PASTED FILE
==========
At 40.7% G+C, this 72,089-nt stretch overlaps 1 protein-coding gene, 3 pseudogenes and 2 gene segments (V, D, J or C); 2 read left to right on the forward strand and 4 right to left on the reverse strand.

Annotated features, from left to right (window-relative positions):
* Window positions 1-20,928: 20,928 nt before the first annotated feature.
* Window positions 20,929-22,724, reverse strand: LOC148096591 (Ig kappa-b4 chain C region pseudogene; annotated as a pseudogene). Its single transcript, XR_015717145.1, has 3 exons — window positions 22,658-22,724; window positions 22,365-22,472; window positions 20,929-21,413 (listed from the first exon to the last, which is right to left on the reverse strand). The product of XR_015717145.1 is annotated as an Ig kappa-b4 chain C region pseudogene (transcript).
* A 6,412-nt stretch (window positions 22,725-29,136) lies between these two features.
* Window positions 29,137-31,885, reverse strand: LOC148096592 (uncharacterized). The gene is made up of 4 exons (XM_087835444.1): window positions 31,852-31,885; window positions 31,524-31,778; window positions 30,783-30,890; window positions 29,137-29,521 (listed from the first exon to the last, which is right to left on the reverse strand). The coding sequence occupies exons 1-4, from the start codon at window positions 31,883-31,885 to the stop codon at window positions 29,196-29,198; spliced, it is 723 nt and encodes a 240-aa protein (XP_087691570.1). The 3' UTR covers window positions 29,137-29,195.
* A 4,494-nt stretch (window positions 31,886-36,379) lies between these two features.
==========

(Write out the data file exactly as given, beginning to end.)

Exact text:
At 40.7% G+C, this 72,089-nt stretch overlaps 1 protein-coding gene, 3 pseudogenes and 2 gene segments (V, D, J or C); 2 read left to right on the forward strand and 4 right to left on the reverse strand.

Annotated features, from left to right (window-relative positions):
* Window positions 1-20,928: 20,928 nt before the first annotated feature.
* Window positions 20,929-22,724, reverse strand: LOC148096591 (Ig kappa-b4 chain C region pseudogene; annotated as a pseudogene). Its single transcript, XR_015717145.1, has 3 exons — window positions 22,658-22,724; window positions 22,365-22,472; window positions 20,929-21,413 (listed from the first exon to the last, which is right to left on the reverse strand). The product of XR_015717145.1 is annotated as an Ig kappa-b4 chain C region pseudogene (transcript).
* A 6,412-nt stretch (window positions 22,725-29,136) lies between these two features.
* Window positions 29,137-31,885, reverse strand: LOC148096592 (uncharacterized). The gene is made up of 4 exons (XM_087835444.1): window positions 31,852-31,885; window positions 31,524-31,778; window positions 30,783-30,890; window positions 29,137-29,521 (listed from the first exon to the last, which is right to left on the reverse strand). The coding sequence occupies exons 1-4, from the start codon at window positions 31,883-31,885 to the stop codon at window positions 29,196-29,198; spliced, it is 723 nt and encodes a 240-aa protein (XP_087691570.1). The 3' UTR covers window positions 29,137-29,195.
* A 4,494-nt stretch (window positions 31,886-36,379) lies between these two features.